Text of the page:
A starting point can be found, I would argue, in breaking the generational dependence on a welfare system that provides much (but never as much as its recipients would like) yet demands almost nothing. It has often been suggested that a form of national service would provide benefits for society, but this concept has almost invariable fallen foul of its inevitable cost and the objections of the pro-benefits and anti-responsibility lobbies, who say that it would infringe ‘rights’. Yet in a way we are as much at war, albeit among ourselves, as we were in World Wars I and II, when the idea of conscription for national service was accepted over only limited objections. The war in which we are currently involved is for the longer-term survival of our society, a war in which the balance between provider (taxpayer) and recipient (benefits receiver) has become increasingly skewed toward the latter. By this I do not mean to imply that all or even the majority of benefit recipients are in any way scroungers, but a swelling minority are just that, especially when they are the descendants of parents and grandparents who have never worked.

Generally brought up in a family situation in which there is no real structure or moral authority, unwilling to attend school, and all to eager to embrace the lowest possible standards demanded by a feckless peer group, many of today’s young are unemployed (and indeed unemployable) and not desirous of any gainful employment that would remove them from the comfort zone of the benefits system.

Why should not (rather than cannot) such young persons, both male and female, be obliged to work for their benefits? Here, I would suggest, is where the sharp inter-generational break should be made. Whenever a young person leaves school, and fails either to find employment or to seek the training which might lead to the chance of employment, he or she should be called into a form of national service that could also embrace young offenders. Great care would be needed to ensure, as far as is humanly possible, that such a national service system functioned effectively, fairly and without any chance of personal exploitation of any sort. The service must be carefully organised to provide a structured existence emphasising discipline, character-building and the inculcation of the work ethic and the concept of civic responsibility.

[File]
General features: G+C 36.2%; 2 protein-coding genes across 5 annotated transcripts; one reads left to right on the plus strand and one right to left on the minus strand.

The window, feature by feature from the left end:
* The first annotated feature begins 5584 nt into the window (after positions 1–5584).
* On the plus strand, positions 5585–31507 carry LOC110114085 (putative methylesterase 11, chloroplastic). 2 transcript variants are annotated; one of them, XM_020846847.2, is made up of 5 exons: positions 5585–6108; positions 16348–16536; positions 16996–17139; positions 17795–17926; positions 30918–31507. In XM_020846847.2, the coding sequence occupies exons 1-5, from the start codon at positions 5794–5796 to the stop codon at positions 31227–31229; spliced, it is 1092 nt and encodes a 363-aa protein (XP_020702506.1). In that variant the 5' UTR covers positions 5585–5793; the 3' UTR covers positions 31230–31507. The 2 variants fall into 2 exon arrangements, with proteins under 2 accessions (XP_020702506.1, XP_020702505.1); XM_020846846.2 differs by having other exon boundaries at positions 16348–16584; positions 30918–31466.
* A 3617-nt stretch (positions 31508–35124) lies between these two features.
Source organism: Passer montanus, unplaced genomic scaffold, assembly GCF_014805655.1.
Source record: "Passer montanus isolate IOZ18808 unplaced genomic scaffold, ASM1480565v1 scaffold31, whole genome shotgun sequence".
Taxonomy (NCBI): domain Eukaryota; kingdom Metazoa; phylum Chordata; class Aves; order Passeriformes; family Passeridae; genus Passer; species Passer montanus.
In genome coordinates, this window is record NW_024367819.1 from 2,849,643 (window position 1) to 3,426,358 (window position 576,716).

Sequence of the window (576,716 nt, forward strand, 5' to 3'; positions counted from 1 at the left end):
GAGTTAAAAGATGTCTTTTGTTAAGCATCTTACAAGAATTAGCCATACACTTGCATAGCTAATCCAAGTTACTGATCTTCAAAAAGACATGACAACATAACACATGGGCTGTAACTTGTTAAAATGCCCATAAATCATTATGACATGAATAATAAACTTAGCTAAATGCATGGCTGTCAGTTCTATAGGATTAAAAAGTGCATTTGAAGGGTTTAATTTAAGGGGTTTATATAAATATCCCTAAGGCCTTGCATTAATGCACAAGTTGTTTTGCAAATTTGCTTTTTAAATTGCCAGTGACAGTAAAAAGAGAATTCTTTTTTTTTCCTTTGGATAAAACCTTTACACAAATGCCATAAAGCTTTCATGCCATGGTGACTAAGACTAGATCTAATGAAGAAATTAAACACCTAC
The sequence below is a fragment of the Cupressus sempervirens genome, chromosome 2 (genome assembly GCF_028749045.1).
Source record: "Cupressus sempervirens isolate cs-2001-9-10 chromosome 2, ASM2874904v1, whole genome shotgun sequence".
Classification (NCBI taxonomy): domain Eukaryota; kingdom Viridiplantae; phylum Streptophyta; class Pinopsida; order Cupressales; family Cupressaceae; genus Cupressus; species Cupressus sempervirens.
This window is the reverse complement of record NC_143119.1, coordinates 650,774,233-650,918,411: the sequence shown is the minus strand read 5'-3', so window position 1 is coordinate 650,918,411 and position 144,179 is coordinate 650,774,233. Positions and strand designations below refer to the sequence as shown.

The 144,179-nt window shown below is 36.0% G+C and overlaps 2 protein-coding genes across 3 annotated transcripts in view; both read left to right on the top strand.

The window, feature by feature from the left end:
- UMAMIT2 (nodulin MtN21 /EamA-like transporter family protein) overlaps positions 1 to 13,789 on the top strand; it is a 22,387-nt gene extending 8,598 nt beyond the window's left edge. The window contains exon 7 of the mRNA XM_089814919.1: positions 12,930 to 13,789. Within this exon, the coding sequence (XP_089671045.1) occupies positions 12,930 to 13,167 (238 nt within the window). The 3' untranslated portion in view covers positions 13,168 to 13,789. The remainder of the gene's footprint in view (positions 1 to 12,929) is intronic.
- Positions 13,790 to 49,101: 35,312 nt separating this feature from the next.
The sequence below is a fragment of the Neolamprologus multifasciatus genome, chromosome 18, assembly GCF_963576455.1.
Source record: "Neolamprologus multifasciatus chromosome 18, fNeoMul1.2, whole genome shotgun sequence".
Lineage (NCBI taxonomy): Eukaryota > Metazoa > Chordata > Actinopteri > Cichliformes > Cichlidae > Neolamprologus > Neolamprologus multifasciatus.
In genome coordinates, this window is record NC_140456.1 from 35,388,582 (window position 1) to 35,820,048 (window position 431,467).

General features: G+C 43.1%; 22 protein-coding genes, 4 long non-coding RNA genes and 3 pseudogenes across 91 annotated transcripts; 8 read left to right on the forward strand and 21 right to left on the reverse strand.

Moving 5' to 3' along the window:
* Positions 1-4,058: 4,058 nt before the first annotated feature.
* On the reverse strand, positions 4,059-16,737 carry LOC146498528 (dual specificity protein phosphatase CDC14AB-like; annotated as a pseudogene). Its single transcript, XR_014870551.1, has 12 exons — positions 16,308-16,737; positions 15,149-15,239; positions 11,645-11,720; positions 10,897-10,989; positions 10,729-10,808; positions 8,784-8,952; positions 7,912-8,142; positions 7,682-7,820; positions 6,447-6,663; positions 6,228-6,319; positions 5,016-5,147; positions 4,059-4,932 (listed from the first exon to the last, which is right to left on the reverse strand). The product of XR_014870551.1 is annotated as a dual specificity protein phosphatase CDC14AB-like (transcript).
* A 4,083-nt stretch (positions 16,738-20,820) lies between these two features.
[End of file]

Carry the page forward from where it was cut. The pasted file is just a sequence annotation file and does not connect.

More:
There is much that conscripted youth could do, ranging from the obvious (rural litter collection and tidying of roadsides, clearing and improvement of shorelines and the banks of rivers and canals, etc) for those entering the programme, to realistic training programmes for those willing to commit themselves to the possibility of a gainful future career. There are of course many questions that will have to be asked and answered: how and on what scale are the necessities of life to be provided, how will discipline be enforced, what provision will be made for basic and if possible further education with the aid of the private sector, at what age will the person be discharged, etc? Central establishments could be established at military bases that have been and are still being made redundant, and here health and educational problems could be assessed, training given to improve fitness and provide basic skills, and essential stores and facilities established. From these central establishments, ‘flying columns’ of the right size and composition could be despatched to undertake specific tasks.

It would be very difficult to plan and execute a programme of this sort, and there would inevitably be a host of teething problems and a spate of complaints about breaches of so-called human rights. I believe, though, that it is only through something as radical, problematic and possibly harsh as this that there lies the possibility of breaking a cycle that is clearly unsustainable by our society at both the economic and social levels.

[Photo by Simeon Eichmann]